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Review: The FLIR i5 Infrared Camera

FLIR Systems' new i5 camera is a compact handheld instrument weighing only 340g. You just aim and shoot with it and the result is a false colour picture showing the temperature gradients of a building, machinery, electrical equipment, a human body or whatever. You can use it as a precise non-contact thermometer which will also show the full temperature range of everything in the camera's view.

Review by Leo Simpson

Anyone familiar with infrared cameras will be surprised at the compact size, ease of use and precision measurements now available from this new FLIR Systems’ i5 model.

Click for larger image
Chomping their way through your money! Infrared cameras are becoming very popular in pest control – here’s some termites making a meal of the studs and noggings inside a wall, with absolutely no evidence on the outside that anything is wrong.

It has a comfortable pistol grip and you can single-handedly aim, shoot and control all functions with your thumb and index finger.

The front of the pistol grip incorporates a large trigger button which you press to take a picture. At the side of the pistol grip is a rubber cover which conceals and protects the mini-SD memory card, the mini USB socket and the socket for battery charging.

The camera screen measures 45 x 60mm although the recorded image is square, at 80 x 80 pixels. The unit is simple to use and is controlled by eight buttons just below the screen.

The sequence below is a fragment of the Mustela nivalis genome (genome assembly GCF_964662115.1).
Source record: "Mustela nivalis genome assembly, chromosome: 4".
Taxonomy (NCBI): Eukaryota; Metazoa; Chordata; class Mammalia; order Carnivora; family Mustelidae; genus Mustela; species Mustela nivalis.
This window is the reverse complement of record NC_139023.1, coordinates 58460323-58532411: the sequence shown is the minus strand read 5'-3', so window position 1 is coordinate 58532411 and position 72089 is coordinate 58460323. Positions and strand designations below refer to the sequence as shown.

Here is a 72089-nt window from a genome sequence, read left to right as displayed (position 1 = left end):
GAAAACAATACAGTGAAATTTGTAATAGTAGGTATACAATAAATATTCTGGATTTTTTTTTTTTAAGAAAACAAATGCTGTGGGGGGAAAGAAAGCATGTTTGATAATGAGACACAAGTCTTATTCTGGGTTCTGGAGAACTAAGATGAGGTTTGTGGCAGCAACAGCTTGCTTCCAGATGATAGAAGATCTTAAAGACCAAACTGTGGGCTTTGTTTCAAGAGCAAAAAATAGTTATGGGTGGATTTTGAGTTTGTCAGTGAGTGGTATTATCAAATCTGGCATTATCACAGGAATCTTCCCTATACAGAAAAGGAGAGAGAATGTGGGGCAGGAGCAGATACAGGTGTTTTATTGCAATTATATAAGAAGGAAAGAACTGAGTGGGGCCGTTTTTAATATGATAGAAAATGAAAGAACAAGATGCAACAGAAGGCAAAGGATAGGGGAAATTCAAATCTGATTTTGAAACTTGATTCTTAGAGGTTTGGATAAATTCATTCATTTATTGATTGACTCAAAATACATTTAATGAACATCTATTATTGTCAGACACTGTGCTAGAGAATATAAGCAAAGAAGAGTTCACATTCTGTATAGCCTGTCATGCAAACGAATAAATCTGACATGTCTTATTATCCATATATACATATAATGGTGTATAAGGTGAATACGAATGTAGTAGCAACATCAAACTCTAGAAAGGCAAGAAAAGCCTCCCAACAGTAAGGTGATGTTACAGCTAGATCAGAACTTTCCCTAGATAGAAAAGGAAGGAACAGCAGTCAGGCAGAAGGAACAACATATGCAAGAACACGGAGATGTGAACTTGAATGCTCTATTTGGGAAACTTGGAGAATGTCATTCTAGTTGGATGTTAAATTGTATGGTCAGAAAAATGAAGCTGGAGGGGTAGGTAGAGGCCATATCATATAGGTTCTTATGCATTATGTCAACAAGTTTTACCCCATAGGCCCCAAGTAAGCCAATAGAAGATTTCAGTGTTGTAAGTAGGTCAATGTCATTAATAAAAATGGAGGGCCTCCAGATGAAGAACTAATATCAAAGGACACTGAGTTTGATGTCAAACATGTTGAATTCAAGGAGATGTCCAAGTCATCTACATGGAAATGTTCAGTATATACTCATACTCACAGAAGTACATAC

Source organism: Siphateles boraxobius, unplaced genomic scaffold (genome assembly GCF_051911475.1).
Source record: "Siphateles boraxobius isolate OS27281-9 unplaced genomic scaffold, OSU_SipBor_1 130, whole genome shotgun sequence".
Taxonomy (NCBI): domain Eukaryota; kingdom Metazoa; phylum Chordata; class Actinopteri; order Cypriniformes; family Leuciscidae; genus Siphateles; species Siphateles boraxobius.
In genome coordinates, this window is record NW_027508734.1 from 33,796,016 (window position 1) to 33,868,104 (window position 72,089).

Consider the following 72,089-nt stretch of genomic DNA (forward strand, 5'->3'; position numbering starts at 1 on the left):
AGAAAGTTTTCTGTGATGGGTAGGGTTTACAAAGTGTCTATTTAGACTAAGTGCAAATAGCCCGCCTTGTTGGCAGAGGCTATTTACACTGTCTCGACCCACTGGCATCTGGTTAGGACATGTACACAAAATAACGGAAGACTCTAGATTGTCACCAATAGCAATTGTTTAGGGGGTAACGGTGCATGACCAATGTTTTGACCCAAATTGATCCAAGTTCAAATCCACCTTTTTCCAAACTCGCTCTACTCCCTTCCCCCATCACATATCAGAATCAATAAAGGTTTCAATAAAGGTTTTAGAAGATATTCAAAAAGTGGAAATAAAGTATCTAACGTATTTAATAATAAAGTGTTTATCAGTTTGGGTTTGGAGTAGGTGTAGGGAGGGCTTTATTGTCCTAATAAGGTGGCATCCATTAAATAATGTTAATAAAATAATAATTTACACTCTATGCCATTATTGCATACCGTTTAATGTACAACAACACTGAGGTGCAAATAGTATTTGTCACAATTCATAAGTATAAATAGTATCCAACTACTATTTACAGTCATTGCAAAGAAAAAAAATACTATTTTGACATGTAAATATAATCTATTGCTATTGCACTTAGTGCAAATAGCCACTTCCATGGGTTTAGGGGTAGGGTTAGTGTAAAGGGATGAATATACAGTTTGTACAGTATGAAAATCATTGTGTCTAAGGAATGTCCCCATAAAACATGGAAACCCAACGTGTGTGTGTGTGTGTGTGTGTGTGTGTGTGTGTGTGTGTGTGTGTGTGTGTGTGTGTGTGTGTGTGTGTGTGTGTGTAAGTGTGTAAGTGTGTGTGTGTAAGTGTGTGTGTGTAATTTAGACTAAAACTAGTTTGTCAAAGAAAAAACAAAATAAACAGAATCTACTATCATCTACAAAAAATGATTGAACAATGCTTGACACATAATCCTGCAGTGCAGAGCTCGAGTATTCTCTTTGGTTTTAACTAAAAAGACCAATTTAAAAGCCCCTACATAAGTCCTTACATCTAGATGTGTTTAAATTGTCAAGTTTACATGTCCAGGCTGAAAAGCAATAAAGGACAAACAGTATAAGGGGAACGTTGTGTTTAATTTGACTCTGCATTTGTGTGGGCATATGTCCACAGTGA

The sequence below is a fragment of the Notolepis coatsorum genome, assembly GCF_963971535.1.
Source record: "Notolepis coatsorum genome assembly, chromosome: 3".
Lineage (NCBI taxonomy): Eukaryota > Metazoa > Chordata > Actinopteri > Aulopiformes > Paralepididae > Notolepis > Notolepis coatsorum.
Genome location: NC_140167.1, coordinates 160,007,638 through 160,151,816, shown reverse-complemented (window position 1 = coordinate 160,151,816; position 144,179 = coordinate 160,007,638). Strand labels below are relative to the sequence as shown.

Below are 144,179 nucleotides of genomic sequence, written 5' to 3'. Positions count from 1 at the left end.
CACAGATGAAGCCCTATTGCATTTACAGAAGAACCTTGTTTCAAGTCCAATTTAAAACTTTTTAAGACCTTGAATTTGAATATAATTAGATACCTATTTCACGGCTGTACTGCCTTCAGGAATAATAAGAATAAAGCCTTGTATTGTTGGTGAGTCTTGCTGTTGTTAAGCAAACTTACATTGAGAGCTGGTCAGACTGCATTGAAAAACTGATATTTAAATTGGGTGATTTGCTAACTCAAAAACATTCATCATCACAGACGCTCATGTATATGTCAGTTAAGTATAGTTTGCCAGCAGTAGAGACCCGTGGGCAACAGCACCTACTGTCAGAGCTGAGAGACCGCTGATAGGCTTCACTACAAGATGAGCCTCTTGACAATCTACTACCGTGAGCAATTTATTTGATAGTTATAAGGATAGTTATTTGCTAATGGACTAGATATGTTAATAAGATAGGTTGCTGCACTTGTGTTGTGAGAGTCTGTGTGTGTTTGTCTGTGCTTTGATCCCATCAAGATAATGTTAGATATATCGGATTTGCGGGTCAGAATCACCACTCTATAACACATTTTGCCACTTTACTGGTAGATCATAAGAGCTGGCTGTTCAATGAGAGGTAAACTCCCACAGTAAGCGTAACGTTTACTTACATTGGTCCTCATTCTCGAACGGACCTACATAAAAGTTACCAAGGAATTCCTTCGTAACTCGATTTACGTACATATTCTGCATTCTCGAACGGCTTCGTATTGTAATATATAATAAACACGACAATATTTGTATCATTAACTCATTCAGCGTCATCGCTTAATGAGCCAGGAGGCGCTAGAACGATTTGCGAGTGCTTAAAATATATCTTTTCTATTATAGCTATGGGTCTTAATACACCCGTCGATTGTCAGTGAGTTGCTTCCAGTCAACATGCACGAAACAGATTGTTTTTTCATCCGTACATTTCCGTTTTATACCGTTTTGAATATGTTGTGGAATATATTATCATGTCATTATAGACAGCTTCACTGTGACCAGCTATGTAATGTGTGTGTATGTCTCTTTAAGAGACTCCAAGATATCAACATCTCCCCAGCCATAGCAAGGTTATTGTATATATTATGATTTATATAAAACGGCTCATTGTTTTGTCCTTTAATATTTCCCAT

You turn it on by pressing the white power button on the right and use a small lever at the front of the camera to uncover the lens.

To review the images you have already taken, you press the white archive button on the left and then the plus and minus buttons to scroll down through the images.

Nine images in thumbnail format are displayed on the screen and you can examine individual images by clicking on them with the respective buttons. The left and right arrow buttons let you navigate through the various menu options as do the plus and minus buttons. The black buttons at left and right are “soft” or “context sensitive” and the changing labels at the bottom corners of the screen depict their functions.

For example, if you are reviewing the image file, the soft buttons will let you erase an image or close it.

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